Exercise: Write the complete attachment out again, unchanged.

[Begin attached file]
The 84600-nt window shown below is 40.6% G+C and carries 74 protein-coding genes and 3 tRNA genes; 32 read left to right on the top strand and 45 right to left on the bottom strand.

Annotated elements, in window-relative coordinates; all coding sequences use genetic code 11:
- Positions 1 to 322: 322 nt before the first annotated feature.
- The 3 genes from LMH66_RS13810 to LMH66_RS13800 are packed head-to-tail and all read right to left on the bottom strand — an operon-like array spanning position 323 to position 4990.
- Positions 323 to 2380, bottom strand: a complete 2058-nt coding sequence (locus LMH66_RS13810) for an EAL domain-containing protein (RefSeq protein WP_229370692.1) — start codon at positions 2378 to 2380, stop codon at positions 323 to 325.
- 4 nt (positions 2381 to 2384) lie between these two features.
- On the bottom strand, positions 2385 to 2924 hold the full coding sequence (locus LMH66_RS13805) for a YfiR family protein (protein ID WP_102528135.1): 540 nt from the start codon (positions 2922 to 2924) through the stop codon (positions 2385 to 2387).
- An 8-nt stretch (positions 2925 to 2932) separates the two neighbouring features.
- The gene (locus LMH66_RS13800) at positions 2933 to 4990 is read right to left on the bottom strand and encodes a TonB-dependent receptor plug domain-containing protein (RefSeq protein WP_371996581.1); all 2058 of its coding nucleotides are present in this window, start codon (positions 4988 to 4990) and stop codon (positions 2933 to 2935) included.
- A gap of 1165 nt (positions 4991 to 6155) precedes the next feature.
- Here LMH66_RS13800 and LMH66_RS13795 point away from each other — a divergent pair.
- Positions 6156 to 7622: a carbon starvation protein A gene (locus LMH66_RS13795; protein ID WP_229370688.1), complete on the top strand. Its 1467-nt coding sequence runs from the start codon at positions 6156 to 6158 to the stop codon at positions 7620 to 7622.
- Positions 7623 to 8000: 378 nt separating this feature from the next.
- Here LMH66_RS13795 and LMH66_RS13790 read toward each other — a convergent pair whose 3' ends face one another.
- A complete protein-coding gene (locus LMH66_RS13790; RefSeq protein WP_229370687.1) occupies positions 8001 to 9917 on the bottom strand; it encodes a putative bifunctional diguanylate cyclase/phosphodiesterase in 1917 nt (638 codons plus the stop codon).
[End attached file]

The 84600-nt window shown below is 40.6% G+C and carries 74 protein-coding genes and 3 tRNA genes; 32 read left to right on the top strand and 45 right to left on the bottom strand.

Annotated elements, in window-relative coordinates; all coding sequences use genetic code 11:
- Positions 1 to 322: 322 nt before the first annotated feature.
- The 3 genes from LMH66_RS13810 to LMH66_RS13800 are packed head-to-tail and all read right to left on the bottom strand — an operon-like array spanning position 323 to position 4990.
- Positions 323 to 2380, bottom strand: a complete 2058-nt coding sequence (locus LMH66_RS13810) for an EAL domain-containing protein (RefSeq protein WP_229370692.1) — start codon at positions 2378 to 2380, stop codon at positions 323 to 325.
- 4 nt (positions 2381 to 2384) lie between these two features.
- On the bottom strand, positions 2385 to 2924 hold the full coding sequence (locus LMH66_RS13805) for a YfiR family protein (protein ID WP_102528135.1): 540 nt from the start codon (positions 2922 to 2924) through the stop codon (positions 2385 to 2387).
- An 8-nt stretch (positions 2925 to 2932) separates the two neighbouring features.
- The gene (locus LMH66_RS13800) at positions 2933 to 4990 is read right to left on the bottom strand and encodes a TonB-dependent receptor plug domain-containing protein (RefSeq protein WP_371996581.1); all 2058 of its coding nucleotides are present in this window, start codon (positions 4988 to 4990) and stop codon (positions 2933 to 2935) included.
- A gap of 1165 nt (positions 4991 to 6155) precedes the next feature.
- Here LMH66_RS13800 and LMH66_RS13795 point away from each other — a divergent pair.
- Positions 6156 to 7622: a carbon starvation protein A gene (locus LMH66_RS13795; protein ID WP_229370688.1), complete on the top strand. Its 1467-nt coding sequence runs from the start codon at positions 6156 to 6158 to the stop codon at positions 7620 to 7622.
- Positions 7623 to 8000: 378 nt separating this feature from the next.
- Here LMH66_RS13795 and LMH66_RS13790 read toward each other — a convergent pair whose 3' ends face one another.
- A complete protein-coding gene (locus LMH66_RS13790; RefSeq protein WP_229370687.1) occupies positions 8001 to 9917 on the bottom strand; it encodes a putative bifunctional diguanylate cyclase/phosphodiesterase in 1917 nt (638 codons plus the stop codon).